Pink Floyd / The Dark Side of the Moon – Vinyl LP. The Dark Side of the Moon is the eighth album by the English rock band Pink Floyd. Originally released on 1 March 1973, on the label Harvest, it built on ideas explored in the band’s earlier recordings and live shows, but departs from instrumental thematic by founding member Syd Barrett. The album explores themes including conflict, greed, the passage of time, and mental illness, the latter partly inspired by Barrett’s deteriorating mental state. – Developed during live performances, an early version was premiered several months before recording began; new material was recorded in two sessions in 1972 and 1973 at Abbey Road in London. The group used some advanced recording techniques at the time, including multitrack recording and tape loops. Analogue synthesizers were prominent in several tracks, and snippets from recorded interviews with Pink Floyd’s road crew and others provided philosophical quotations throughout. Engineer Alan Parsons was responsible for many distinctively notable sonic aspects and the recruitment of non-lexical singer Clare Torry. The album’s iconic sleeve, designed by Storm Thorgerson, depicts a prism dispersing light into colour and represents the band’s lighting, the record’s thematic material, and keyboardist Richard Wright’s “simple and bold” design request.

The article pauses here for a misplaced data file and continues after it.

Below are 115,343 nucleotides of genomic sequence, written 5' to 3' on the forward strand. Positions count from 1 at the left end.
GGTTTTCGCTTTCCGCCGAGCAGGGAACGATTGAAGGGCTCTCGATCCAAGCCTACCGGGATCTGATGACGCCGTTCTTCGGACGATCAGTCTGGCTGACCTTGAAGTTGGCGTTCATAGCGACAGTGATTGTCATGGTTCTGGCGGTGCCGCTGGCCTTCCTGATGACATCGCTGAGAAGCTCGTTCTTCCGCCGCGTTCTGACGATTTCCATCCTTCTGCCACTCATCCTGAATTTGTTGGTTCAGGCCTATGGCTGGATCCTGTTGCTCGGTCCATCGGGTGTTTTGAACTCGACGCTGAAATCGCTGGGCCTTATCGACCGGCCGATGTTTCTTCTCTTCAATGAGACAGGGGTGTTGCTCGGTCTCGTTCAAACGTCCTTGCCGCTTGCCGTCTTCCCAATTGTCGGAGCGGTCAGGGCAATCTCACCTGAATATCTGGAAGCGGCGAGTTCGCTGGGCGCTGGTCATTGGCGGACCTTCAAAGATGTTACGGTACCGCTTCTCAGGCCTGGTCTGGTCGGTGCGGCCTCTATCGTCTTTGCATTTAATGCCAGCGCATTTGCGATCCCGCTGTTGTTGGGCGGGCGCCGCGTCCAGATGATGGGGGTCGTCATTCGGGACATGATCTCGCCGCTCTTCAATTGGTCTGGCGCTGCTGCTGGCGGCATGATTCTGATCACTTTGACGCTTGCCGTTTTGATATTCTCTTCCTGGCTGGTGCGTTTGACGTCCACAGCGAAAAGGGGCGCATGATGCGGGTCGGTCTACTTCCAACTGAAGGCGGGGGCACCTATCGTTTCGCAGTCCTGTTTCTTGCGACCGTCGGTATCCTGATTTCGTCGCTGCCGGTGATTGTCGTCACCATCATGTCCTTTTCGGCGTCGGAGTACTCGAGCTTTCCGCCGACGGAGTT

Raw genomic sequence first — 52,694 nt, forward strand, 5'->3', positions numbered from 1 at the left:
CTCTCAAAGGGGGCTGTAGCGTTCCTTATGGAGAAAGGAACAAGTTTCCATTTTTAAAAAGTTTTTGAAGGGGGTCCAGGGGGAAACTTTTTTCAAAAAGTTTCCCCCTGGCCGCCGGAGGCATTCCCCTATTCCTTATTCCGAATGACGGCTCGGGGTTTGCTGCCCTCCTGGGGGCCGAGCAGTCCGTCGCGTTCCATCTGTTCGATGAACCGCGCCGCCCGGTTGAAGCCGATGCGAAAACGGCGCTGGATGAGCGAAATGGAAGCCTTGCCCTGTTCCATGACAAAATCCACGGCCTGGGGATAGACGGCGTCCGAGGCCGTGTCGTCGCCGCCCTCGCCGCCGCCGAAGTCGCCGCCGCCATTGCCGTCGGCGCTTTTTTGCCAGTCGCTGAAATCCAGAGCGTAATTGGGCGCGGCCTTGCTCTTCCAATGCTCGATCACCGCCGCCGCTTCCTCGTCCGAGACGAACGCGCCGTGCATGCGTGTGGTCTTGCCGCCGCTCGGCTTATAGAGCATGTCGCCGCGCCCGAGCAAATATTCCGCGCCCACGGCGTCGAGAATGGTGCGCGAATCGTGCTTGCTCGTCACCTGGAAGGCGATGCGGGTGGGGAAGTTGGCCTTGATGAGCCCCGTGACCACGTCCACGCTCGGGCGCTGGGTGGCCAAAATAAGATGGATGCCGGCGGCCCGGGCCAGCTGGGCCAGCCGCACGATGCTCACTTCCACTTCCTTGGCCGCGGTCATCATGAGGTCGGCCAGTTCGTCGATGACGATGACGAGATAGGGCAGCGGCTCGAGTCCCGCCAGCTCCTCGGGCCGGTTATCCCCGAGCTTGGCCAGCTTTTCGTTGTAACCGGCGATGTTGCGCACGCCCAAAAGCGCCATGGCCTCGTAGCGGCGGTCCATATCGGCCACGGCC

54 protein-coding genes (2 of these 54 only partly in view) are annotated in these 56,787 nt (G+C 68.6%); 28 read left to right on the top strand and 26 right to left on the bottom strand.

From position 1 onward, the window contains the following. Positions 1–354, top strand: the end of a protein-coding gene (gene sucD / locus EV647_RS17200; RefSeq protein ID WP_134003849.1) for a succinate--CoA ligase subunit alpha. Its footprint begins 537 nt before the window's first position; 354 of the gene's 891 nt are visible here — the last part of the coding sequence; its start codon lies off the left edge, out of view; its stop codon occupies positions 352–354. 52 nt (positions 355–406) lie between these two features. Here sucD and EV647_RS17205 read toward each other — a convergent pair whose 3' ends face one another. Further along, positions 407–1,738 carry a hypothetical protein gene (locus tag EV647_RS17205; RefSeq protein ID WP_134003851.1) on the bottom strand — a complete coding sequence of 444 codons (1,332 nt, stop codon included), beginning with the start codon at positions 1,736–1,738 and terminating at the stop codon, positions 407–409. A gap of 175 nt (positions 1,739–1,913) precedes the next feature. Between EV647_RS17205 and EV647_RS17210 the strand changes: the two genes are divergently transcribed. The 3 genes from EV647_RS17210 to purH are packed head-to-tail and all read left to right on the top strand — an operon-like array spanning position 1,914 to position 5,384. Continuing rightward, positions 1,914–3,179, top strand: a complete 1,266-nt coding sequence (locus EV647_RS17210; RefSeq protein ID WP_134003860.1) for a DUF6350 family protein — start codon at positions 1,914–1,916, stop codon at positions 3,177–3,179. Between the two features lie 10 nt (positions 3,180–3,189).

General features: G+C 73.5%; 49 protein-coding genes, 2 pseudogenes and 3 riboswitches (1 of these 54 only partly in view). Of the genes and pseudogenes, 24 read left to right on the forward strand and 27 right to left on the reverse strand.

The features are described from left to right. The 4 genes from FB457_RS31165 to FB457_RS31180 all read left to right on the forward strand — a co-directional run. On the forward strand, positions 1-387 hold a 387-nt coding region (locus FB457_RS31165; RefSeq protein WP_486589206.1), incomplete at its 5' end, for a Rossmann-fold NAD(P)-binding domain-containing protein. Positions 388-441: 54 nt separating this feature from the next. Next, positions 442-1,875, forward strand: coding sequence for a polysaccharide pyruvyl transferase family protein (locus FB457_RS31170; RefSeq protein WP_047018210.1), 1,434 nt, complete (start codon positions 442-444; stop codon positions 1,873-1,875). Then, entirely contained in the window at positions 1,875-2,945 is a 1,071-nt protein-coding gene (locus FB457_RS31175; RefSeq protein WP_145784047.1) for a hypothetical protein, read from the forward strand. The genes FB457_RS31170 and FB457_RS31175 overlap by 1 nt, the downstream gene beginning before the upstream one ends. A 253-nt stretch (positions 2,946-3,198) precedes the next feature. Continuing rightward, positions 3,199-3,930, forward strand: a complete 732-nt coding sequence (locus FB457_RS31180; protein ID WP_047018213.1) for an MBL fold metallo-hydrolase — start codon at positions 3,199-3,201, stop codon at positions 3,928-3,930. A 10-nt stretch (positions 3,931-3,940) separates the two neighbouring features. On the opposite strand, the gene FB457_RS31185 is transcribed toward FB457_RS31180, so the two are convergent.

- Stereo remastered album on heavyweight 180g vinyl
- Original UK release date: March 1973
- Certified 15 times platinum in the US and 14 times platinum in the UK
- Reached number one in the UK and the US
- Topped Billboard Top LPs and Tapes and charted for 741 weeks from 1973 to 1988
- Pink Floyd’s most commercially successful album and one of the best selling worldwide 2016 version Remastered from the original analogue tapes by James Guthrie, Joel Plante, and Bernie Grundman
By condensing the sonic explorations of Meddle to actual songs and adding a lush, immaculate production to their trippiest instrumental sections, Pink Floyd inadvertently designed their commercial breakthrough with Dark Side of the Moon. The primary revelation of Dark Side of the Moon is what a little focus does for the band. Roger Waters wrote a series of songs about mundane, everyday details which aren’t that impressive by themselves, but when given the sonic backdrop of Floyd’s slow, atmospheric soundscapes and carefully placed sound effects, they achieve an emotional resonance. But what gives the album true power is the subtly textured music, which evolves from ponderous, neo-psychedelic art rock to jazz fusion and blues-rock before turning back to psychedelia. It’s dense with detail, but leisurely paced, creating its own dark, haunting world. Pink Floyd may have better albums than Dark Side of the Moon, but no other record defines them quite as well as this one. [A remastered version was released in 2011.] ~ Stephen Thomas Erlewine